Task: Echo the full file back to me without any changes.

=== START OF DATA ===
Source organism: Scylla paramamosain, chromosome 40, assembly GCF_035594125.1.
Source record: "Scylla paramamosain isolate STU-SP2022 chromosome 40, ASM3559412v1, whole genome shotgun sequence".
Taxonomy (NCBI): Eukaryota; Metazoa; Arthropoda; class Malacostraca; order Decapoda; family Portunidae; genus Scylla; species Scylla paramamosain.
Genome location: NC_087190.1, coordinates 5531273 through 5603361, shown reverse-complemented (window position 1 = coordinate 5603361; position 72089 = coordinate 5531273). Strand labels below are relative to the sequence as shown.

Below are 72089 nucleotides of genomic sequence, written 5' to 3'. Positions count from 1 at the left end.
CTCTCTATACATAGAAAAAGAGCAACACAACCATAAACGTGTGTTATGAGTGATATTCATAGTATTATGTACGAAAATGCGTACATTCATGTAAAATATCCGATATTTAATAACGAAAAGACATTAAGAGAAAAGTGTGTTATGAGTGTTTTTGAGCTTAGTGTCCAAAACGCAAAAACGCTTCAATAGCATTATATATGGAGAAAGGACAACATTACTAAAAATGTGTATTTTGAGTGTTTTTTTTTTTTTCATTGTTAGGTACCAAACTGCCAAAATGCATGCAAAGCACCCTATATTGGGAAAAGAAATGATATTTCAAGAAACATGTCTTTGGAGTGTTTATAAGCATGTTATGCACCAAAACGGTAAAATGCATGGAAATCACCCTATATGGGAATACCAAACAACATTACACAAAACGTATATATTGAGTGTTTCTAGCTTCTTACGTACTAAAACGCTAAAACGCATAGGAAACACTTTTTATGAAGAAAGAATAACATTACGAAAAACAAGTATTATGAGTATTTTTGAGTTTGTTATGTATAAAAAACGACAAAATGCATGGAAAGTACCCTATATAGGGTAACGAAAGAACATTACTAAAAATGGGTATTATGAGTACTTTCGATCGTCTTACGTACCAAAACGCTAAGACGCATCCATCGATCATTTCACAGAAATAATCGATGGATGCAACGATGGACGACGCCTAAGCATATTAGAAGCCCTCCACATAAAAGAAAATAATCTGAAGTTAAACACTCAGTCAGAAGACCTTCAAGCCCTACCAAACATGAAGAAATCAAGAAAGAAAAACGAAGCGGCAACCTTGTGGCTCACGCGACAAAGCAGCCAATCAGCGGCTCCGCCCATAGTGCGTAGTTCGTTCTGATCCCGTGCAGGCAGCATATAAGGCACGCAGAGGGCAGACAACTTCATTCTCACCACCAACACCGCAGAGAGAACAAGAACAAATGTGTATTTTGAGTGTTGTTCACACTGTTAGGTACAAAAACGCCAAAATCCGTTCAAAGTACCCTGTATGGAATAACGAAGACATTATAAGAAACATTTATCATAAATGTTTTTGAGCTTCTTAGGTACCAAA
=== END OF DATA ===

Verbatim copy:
Source organism: Scylla paramamosain, chromosome 40, assembly GCF_035594125.1.
Source record: "Scylla paramamosain isolate STU-SP2022 chromosome 40, ASM3559412v1, whole genome shotgun sequence".
Taxonomy (NCBI): Eukaryota; Metazoa; Arthropoda; class Malacostraca; order Decapoda; family Portunidae; genus Scylla; species Scylla paramamosain.
Genome location: NC_087190.1, coordinates 5531273 through 5603361, shown reverse-complemented (window position 1 = coordinate 5603361; position 72089 = coordinate 5531273). Strand labels below are relative to the sequence as shown.

Below are 72089 nucleotides of genomic sequence, written 5' to 3'. Positions count from 1 at the left end.
CTCTCTATACATAGAAAAAGAGCAACACAACCATAAACGTGTGTTATGAGTGATATTCATAGTATTATGTACGAAAATGCGTACATTCATGTAAAATATCCGATATTTAATAACGAAAAGACATTAAGAGAAAAGTGTGTTATGAGTGTTTTTGAGCTTAGTGTCCAAAACGCAAAAACGCTTCAATAGCATTATATATGGAGAAAGGACAACATTACTAAAAATGTGTATTTTGAGTGTTTTTTTTTTTTTCATTGTTAGGTACCAAACTGCCAAAATGCATGCAAAGCACCCTATATTGGGAAAAGAAATGATATTTCAAGAAACATGTCTTTGGAGTGTTTATAAGCATGTTATGCACCAAAACGGTAAAATGCATGGAAATCACCCTATATGGGAATACCAAACAACATTACACAAAACGTATATATTGAGTGTTTCTAGCTTCTTACGTACTAAAACGCTAAAACGCATAGGAAACACTTTTTATGAAGAAAGAATAACATTACGAAAAACAAGTATTATGAGTATTTTTGAGTTTGTTATGTATAAAAAACGACAAAATGCATGGAAAGTACCCTATATAGGGTAACGAAAGAACATTACTAAAAATGGGTATTATGAGTACTTTCGATCGTCTTACGTACCAAAACGCTAAGACGCATCCATCGATCATTTCACAGAAATAATCGATGGATGCAACGATGGACGACGCCTAAGCATATTAGAAGCCCTCCACATAAAAGAAAATAATCTGAAGTTAAACACTCAGTCAGAAGACCTTCAAGCCCTACCAAACATGAAGAAATCAAGAAAGAAAAACGAAGCGGCAACCTTGTGGCTCACGCGACAAAGCAGCCAATCAGCGGCTCCGCCCATAGTGCGTAGTTCGTTCTGATCCCGTGCAGGCAGCATATAAGGCACGCAGAGGGCAGACAACTTCATTCTCACCACCAACACCGCAGAGAGAACAAGAACAAATGTGTATTTTGAGTGTTGTTCACACTGTTAGGTACAAAAACGCCAAAATCCGTTCAAAGTACCCTGTATGGAATAACGAAGACATTATAAGAAACATTTATCATAAATGTTTTTGAGCTTCTTAGGTACCAAA